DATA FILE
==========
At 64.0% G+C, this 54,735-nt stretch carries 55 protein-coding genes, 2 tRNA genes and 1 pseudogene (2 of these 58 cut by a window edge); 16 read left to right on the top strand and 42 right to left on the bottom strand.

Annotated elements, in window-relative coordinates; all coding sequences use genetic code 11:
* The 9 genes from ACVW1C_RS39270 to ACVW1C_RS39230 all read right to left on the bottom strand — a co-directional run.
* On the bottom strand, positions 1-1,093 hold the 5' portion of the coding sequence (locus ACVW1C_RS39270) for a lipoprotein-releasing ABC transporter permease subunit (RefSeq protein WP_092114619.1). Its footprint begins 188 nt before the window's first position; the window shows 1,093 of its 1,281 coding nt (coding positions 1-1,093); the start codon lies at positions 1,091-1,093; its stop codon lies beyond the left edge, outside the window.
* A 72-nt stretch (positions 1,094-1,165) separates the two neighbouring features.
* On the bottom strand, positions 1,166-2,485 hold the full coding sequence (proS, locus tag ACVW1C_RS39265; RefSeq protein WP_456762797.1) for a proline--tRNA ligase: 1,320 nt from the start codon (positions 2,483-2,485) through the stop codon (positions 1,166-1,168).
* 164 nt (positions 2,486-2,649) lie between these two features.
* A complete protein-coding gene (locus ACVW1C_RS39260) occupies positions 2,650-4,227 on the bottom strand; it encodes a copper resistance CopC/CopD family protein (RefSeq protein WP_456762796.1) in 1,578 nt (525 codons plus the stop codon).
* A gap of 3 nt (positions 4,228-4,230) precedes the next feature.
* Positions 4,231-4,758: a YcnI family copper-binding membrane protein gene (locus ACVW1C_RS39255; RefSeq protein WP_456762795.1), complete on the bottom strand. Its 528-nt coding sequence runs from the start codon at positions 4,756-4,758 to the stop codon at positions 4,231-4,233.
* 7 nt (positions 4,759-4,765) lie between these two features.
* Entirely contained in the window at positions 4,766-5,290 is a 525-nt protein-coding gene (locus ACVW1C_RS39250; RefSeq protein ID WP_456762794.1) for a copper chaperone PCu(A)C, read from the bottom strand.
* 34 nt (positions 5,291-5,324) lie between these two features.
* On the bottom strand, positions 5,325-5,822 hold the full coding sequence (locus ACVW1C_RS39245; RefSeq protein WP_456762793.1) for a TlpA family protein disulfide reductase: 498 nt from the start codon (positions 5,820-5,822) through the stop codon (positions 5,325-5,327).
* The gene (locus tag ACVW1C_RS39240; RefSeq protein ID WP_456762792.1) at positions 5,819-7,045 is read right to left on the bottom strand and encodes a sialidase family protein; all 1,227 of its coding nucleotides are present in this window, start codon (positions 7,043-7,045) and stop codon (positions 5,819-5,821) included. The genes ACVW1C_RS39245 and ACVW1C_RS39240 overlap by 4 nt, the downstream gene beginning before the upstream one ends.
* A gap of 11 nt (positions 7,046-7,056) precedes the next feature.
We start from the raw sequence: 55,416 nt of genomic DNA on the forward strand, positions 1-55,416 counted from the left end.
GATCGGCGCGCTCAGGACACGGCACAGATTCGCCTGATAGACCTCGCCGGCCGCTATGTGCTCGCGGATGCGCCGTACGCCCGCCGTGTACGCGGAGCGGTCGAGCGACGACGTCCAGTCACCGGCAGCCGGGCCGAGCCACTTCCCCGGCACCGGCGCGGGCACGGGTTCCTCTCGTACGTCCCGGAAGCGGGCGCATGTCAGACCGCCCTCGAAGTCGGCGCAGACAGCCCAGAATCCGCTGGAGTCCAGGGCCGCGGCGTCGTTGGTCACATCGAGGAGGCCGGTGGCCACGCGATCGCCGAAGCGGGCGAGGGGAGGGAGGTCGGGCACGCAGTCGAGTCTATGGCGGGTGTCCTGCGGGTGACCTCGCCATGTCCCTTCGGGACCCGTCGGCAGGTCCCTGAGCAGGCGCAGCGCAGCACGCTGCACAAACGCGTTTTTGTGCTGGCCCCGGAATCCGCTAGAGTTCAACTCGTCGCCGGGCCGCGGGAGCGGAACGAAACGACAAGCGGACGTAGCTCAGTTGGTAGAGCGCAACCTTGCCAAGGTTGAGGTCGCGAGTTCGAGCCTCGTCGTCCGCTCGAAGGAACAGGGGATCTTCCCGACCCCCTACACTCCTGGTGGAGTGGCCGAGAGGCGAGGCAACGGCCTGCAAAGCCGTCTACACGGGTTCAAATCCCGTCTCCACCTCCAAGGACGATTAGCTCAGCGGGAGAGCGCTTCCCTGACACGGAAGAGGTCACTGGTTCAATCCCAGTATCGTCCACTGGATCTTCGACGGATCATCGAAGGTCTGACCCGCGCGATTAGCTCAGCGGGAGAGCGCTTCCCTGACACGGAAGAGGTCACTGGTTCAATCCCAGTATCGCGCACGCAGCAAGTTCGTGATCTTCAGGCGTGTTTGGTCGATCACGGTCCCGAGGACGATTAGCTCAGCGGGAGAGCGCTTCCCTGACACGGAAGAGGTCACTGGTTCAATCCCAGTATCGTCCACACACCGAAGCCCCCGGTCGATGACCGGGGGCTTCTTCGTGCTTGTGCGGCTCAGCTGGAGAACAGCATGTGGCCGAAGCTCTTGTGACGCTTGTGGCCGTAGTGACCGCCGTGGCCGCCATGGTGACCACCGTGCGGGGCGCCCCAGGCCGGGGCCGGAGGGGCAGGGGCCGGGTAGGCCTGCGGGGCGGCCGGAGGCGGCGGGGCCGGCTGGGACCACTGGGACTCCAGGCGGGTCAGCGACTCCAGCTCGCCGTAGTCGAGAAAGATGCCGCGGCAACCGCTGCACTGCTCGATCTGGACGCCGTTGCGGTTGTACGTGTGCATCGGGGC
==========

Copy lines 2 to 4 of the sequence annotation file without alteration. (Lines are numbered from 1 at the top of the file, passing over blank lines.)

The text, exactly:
Annotated elements, in window-relative coordinates; all coding sequences use genetic code 11:
* The 9 genes from ACVW1C_RS39270 to ACVW1C_RS39230 all read right to left on the bottom strand — a co-directional run.
* On the bottom strand, positions 1-1,093 hold the 5' portion of the coding sequence (locus ACVW1C_RS39270) for a lipoprotein-releasing ABC transporter permease subunit (RefSeq protein WP_092114619.1). Its footprint begins 188 nt before the window's first position; the window shows 1,093 of its 1,281 coding nt (coding positions 1-1,093); the start codon lies at positions 1,091-1,093; its stop codon lies beyond the left edge, outside the window.